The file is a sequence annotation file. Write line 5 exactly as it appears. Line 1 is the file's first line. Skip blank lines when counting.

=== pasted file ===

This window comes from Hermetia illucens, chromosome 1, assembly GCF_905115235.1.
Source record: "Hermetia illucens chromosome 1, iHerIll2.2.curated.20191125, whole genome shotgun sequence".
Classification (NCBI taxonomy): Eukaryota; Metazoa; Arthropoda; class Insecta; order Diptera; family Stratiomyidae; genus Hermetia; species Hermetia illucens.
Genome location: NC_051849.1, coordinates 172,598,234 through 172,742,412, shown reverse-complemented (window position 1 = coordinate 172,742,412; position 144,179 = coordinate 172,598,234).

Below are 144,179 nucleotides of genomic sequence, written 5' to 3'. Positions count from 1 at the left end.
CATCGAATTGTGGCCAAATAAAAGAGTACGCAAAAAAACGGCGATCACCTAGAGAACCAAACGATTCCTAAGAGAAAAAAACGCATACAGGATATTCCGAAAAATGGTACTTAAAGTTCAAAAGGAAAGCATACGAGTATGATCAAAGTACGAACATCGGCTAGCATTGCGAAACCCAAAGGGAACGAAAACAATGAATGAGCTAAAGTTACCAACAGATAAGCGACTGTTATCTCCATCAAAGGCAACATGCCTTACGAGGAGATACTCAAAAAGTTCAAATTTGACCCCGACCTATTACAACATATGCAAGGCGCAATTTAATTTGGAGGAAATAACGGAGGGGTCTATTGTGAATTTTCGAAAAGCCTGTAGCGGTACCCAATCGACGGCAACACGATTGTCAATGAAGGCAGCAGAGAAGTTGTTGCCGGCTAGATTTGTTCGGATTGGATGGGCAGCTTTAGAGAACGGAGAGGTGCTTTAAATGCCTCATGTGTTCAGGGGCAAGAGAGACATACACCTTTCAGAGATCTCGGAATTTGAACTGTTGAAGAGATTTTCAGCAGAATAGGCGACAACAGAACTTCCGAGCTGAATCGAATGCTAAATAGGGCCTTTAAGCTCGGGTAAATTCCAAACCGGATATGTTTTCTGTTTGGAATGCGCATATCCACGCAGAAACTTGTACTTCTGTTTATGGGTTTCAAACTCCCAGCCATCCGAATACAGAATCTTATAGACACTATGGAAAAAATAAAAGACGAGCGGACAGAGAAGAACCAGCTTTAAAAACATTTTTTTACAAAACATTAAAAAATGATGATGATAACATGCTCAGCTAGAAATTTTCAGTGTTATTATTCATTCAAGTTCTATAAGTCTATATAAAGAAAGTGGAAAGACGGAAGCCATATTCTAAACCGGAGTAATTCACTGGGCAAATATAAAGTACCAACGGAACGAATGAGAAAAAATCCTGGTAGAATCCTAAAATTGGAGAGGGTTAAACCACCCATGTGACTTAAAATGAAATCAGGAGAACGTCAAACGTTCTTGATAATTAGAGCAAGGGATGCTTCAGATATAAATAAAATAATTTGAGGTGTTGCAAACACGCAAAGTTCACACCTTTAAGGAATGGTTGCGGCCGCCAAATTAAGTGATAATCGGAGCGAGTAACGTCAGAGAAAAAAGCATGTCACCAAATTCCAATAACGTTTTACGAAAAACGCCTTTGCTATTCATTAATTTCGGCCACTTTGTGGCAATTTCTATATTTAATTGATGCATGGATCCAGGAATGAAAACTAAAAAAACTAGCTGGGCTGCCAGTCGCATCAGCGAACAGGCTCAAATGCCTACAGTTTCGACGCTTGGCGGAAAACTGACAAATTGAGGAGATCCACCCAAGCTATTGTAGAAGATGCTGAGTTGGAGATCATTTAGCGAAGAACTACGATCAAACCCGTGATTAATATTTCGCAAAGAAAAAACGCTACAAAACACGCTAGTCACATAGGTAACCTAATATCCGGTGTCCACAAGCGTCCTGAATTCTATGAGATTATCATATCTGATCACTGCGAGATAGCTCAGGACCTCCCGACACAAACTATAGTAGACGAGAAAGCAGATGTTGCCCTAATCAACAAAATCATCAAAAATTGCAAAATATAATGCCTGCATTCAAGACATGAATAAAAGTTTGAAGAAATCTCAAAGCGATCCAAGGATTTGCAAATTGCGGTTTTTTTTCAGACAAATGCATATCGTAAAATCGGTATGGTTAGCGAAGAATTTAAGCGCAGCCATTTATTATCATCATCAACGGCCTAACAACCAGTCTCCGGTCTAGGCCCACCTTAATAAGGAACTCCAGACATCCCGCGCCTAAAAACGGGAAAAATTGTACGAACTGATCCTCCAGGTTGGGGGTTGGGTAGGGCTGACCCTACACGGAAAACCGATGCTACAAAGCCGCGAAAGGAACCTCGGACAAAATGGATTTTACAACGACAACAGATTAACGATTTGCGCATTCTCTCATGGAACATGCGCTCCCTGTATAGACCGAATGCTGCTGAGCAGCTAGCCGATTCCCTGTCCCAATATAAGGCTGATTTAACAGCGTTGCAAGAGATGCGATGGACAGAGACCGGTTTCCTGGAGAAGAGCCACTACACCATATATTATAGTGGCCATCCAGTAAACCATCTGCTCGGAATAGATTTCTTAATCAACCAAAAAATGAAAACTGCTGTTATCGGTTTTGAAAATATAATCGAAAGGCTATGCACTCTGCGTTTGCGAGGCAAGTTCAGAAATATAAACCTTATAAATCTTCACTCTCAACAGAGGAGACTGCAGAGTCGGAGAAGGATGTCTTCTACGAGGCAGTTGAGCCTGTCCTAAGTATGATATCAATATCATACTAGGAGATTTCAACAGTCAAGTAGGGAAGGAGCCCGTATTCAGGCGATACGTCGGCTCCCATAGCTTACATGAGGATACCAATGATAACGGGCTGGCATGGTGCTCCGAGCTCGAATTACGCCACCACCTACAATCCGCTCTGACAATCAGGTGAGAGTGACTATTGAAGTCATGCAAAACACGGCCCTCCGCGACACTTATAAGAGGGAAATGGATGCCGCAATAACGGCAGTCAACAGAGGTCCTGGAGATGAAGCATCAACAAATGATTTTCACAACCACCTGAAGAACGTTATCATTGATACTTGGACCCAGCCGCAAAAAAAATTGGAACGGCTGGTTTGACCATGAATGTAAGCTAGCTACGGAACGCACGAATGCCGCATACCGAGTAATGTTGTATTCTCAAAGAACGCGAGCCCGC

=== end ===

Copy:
Below are 144,179 nucleotides of genomic sequence, written 5' to 3'. Positions count from 1 at the left end.